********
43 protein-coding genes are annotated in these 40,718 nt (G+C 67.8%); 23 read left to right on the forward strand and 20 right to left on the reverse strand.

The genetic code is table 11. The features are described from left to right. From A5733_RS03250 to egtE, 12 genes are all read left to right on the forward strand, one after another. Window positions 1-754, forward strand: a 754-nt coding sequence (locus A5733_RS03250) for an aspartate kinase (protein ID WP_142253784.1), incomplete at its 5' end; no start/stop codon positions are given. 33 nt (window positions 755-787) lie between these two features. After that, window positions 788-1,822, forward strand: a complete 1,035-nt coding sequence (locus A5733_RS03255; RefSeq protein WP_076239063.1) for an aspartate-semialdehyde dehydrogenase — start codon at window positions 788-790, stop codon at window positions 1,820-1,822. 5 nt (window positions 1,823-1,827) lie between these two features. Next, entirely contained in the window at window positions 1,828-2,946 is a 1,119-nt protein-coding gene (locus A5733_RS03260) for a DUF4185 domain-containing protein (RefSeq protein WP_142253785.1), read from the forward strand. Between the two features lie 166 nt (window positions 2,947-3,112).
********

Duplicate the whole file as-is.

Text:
43 protein-coding genes are annotated in these 40,718 nt (G+C 67.8%); 23 read left to right on the forward strand and 20 right to left on the reverse strand.

The genetic code is table 11. The features are described from left to right. From A5733_RS03250 to egtE, 12 genes are all read left to right on the forward strand, one after another. Window positions 1-754, forward strand: a 754-nt coding sequence (locus A5733_RS03250) for an aspartate kinase (protein ID WP_142253784.1), incomplete at its 5' end; no start/stop codon positions are given. 33 nt (window positions 755-787) lie between these two features. After that, window positions 788-1,822, forward strand: a complete 1,035-nt coding sequence (locus A5733_RS03255; RefSeq protein WP_076239063.1) for an aspartate-semialdehyde dehydrogenase — start codon at window positions 788-790, stop codon at window positions 1,820-1,822. 5 nt (window positions 1,823-1,827) lie between these two features. Next, entirely contained in the window at window positions 1,828-2,946 is a 1,119-nt protein-coding gene (locus A5733_RS03260) for a DUF4185 domain-containing protein (RefSeq protein WP_142253785.1), read from the forward strand. Between the two features lie 166 nt (window positions 2,947-3,112).